From the Editor

How CC’s unique, scattershot community fosters friendship.

One of the first articles Dena Nicolai wrote for Christian Courier was eerily prescient: “Ripe for Revolution in Egypt,” we called it. It was late Fall, 2009, and the article was based on Dena’s observations from three years of living and working in Egypt. I remember crafting the title with her and hunting for the right graphic to accompany it. It’s hard to describe the feeling that followed a little over a year later, on January 25, 2011, when the riots began in Tahrir Square in Cairo. Journalism is no ivory tower. That experience hammered home for me that these stories are about real people and we owe it to them to get every photo, caption and paragraph right.

Since then, Dena has given CC a slew of compelling and thoughtful content – on churches sponsoring refugees; on the fallout of the Arab Spring; on the integration of new immigrants into Canadian society. In 2015 she won the A.C. Forrest Memorial Award for “Canadian Doctors and Nurses Fight for Refugees’ Right to Health Care” (July 28, 2014), which was fun to email her about since I hadn’t told her initially that any of her pieces were contenders. So you can see why, when Dena and I met in person for the first time in Edmonton in 2019, it felt like I was meeting an old friend.

For this “Friendship and Ecumenism” theme issue of CC, I’ve been reflecting on the friendships that my work here has fostered. It’s fun to throw ideas back and forth and share the Editorial page with writers on the editorial team like Brian Bork, Mike Buma, Maaike VanderMeer and, in this issue, Peter Schuurman. I value the perspectives that their voices bring to that space. And it goes far beyond content. Last week Jennifer Neutel and I had coffee in her backyard and talked about non-work-related things and it was lovely. Among CC staff, we often lament the lack of a shared office space, though we do our best to reproduce that collegiality over email. And after so many years of emailing CC columnists, I will tell you that many of them feel like friends, too, though I’ve seen less than half of them in person.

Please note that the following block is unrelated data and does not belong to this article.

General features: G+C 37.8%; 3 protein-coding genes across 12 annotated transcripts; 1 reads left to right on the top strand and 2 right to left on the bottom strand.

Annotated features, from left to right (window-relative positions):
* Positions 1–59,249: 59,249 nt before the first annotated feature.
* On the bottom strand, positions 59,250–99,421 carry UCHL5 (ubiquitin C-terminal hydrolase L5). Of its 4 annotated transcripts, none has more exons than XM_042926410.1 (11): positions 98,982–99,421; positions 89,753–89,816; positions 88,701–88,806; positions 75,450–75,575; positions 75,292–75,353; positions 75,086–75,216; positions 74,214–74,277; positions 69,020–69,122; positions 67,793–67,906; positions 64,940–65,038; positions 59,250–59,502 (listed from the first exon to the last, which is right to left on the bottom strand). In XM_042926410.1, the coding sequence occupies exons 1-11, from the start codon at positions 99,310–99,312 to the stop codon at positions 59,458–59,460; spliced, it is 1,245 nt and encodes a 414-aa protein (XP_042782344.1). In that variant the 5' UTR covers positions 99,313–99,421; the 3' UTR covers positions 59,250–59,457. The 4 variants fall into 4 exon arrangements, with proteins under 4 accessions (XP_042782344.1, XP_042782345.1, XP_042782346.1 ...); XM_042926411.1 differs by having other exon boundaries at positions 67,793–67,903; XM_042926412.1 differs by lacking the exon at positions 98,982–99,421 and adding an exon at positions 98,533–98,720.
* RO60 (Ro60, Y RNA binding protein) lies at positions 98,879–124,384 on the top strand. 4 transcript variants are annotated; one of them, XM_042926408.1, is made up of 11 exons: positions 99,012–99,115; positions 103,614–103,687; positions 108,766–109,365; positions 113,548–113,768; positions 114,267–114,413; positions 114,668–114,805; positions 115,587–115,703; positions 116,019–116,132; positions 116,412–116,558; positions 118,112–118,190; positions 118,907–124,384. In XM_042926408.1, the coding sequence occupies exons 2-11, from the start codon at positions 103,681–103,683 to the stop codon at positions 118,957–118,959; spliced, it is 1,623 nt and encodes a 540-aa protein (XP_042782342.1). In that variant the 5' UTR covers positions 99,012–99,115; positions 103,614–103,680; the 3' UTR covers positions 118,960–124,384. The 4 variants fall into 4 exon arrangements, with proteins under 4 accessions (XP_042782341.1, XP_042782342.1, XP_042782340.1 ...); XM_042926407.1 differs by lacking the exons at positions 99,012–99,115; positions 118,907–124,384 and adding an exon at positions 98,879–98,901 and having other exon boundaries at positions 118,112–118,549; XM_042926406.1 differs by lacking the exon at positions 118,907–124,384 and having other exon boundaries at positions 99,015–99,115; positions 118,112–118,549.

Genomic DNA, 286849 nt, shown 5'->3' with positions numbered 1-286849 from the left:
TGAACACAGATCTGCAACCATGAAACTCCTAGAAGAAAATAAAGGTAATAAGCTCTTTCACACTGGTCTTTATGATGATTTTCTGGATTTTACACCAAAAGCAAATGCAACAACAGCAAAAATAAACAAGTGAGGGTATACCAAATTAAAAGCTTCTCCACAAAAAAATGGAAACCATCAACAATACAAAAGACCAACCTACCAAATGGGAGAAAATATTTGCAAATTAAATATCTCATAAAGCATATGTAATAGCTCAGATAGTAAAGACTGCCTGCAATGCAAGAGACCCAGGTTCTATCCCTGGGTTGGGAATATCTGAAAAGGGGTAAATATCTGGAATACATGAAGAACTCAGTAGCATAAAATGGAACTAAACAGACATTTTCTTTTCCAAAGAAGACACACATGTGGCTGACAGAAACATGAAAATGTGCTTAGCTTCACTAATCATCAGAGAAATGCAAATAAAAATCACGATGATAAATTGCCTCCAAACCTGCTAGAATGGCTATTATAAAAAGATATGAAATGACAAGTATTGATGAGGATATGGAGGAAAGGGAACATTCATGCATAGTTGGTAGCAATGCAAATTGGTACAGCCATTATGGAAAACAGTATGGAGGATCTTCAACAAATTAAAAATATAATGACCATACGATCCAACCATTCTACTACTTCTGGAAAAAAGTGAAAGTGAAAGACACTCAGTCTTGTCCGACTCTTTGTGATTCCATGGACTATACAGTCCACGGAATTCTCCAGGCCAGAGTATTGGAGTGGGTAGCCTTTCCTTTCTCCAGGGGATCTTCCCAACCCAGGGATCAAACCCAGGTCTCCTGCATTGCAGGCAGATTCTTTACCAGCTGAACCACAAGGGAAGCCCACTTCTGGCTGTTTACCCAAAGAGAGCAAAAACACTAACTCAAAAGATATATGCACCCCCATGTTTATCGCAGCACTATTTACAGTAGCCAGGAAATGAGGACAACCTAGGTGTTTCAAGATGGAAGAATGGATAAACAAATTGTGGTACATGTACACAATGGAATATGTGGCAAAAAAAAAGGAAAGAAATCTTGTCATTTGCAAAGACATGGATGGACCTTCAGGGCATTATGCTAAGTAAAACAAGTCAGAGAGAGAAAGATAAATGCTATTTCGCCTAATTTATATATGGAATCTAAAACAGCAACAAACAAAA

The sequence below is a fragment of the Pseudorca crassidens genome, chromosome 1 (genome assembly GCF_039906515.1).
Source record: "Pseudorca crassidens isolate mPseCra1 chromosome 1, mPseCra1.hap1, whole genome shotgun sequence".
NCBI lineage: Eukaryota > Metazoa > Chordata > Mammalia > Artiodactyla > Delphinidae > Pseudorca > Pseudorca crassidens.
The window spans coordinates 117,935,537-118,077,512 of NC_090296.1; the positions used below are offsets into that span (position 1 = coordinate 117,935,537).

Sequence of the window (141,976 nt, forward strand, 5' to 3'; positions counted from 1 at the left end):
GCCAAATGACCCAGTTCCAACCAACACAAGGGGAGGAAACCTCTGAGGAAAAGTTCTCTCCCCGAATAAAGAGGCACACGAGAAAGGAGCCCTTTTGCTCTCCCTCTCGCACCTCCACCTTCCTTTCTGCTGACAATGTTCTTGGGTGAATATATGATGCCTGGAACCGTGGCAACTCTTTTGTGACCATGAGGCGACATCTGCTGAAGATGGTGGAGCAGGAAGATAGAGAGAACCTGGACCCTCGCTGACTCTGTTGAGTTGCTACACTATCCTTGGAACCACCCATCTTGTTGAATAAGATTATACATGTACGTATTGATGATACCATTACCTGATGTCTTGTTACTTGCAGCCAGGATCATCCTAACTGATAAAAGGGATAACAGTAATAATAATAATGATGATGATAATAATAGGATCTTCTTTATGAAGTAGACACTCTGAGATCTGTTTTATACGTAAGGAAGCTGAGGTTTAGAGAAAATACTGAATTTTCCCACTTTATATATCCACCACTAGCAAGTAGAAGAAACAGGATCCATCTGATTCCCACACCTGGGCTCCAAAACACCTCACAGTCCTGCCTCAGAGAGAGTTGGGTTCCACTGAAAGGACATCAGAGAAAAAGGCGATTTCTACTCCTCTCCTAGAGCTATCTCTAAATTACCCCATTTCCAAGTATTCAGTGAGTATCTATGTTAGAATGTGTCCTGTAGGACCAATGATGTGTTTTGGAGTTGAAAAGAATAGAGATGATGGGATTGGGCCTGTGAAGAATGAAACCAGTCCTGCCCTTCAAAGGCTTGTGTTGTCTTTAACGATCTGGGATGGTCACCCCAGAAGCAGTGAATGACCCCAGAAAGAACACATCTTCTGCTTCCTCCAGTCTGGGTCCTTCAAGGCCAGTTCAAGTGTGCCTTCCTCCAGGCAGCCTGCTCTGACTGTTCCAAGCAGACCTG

In short, these stories are written by real people, which I think you already know but which does bear repeating now and then. I have, for example, a busy family and a lively dog. Heidi VanderSlikke often asks about them before sharing news of her own golden retriever and boisterous family members. Lloyd has a new baby. Maaike works on a fish farm. Kevin’s mom had a milestone birthday. Naomi just moved and her new backyard has apple trees. Even something small like our different time zones or weather might get a mention as we email back and forth, and all of it informs the final articles you read.

And then, finally, after Hamilton Web and CMeMail and Canada Post or Google bring this content to you, there’s a connection with CC readers. These stories are read by real people. That has led to some beautiful friendships too – with those of you who respond with a steady stream of encouragement and kindness, or by sharing your own experiences with us. Journalism really is no ivory tower. CC’s unique blend of redemptive journalism is more like a dance, a conversation, an ongoing narrative in which writer, editor and reader all play a crucial part. For the friendships that can blossom in that process, I am grateful.


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